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Something we talk about fairly often with influenza viruses is just how much genetic diversity there can be within a single subtype. While the legendary mutability of influenza viruses hovers on the extreme end of the scale, all viruses mutate over time.
The Zika virus is no exception, and we've previously learned that Zika had split into two distinct lineages in the past couple of decades; African and Asian.
Today we've a look at the most complete genetic comparison of Zika viruses collected in Latin America, and the authors present evidence on the continual evolution of the virus.
They confirm that the South American Zika virus has origins in the Asian lineage, and that it was probably introduced to the Americas in mid-2013.
Furthermore, they show that the Asian lineage has now split into two distinct sub-lineages, which they dub Oceanian and Latin American.
And then it gets very interesting, for the authors write:
Soon after being imported to Latin America, ZIKV became highly diversified between late 2013 and early 2014 (Figure 1B), which was supported by the co-existence of several minor clusters, although statistical support for some of these clusters was not very high (Figures 1A and 1B).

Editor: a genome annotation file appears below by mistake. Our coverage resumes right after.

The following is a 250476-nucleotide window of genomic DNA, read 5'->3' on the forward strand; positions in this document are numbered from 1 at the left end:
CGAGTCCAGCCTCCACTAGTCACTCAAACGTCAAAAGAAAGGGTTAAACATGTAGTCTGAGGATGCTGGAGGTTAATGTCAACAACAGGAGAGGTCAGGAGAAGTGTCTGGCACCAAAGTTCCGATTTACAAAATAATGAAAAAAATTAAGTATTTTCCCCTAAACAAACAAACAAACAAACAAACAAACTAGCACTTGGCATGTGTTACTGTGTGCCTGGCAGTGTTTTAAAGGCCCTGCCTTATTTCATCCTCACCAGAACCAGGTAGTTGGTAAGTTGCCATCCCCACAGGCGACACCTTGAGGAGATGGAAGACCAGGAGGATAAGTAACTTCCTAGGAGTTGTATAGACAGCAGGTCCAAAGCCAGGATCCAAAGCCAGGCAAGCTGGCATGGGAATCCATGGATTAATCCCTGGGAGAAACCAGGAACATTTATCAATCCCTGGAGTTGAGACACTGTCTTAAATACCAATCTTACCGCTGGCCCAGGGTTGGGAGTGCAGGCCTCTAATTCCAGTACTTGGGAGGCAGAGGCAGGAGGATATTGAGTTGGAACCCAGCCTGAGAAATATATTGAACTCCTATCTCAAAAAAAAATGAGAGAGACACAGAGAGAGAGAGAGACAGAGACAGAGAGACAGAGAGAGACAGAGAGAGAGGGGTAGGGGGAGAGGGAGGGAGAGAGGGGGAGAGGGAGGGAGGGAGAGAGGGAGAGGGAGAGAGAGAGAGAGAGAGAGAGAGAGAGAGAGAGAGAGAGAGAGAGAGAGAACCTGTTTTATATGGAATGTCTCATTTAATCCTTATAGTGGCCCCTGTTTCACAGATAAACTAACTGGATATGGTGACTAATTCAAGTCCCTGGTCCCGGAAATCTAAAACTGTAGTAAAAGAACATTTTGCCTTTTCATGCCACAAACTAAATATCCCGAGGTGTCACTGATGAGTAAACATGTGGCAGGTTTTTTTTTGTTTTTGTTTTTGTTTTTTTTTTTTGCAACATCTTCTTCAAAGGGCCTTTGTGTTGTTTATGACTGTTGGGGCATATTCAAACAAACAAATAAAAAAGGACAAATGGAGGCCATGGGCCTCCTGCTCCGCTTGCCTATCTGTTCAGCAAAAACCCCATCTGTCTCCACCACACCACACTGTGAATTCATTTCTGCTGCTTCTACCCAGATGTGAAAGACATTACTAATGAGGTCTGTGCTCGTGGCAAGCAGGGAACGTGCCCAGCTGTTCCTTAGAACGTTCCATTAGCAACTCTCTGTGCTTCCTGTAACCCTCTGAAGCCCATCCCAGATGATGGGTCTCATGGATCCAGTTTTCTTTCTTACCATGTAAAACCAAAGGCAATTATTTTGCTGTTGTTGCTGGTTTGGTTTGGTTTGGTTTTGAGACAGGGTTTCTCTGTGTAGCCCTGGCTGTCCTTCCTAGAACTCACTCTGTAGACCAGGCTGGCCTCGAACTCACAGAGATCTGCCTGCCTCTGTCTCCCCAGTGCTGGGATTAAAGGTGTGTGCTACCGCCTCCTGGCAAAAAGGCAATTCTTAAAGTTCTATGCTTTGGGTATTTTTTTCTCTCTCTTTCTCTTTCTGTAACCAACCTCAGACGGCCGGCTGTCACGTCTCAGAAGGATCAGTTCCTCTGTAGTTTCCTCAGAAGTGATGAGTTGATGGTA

These results implied that the ZIKV responsible for the current outbreak in Latin America may have become phylogenetically diversified and increased in genetic diversity.
The Brazilian ZIKV genomes did not cluster together rather, they were interspersed among the trees clustering with genomes' sampled worldwide isolates, indicative of a high level of genetic diversity of ZIKV in Brazil, although whether this arose from multiple introductions to Brazil remains unknown, based on current data.11
In addition, in the Latin American lineage, ZIKV genomes collected from 2015 and 2016 did not group together and were distributed throughout the clusters with no evidence of substantial lineage replacement (Figures 1A and 1B). This suggests that no circulating ZIKV strain has gained significantly higher fitness over the others to become dominant.
The authors go on to say that the virus's diversity is likely even greater than the currently available data suggests. It's a fascinating paper, and you'll want to read it in its entirety.
Citation: Emerging Microbes & Infections (2016) 5, e68; doi:10.1038/emi.2016.68
Published online 6 July 2016
Weifeng Shi1, Zhenjie Zhang1, Cheng Ling2, Michael J Carr3,4, Yigang Tong5 and George F Gao6,7
I'll leave it to those more versed in virology than I to speculate over what all this could portend, but I do wonder if this genetic diversity might help explain some of the uneven impact we've seen reported from countries where the virus is circulating.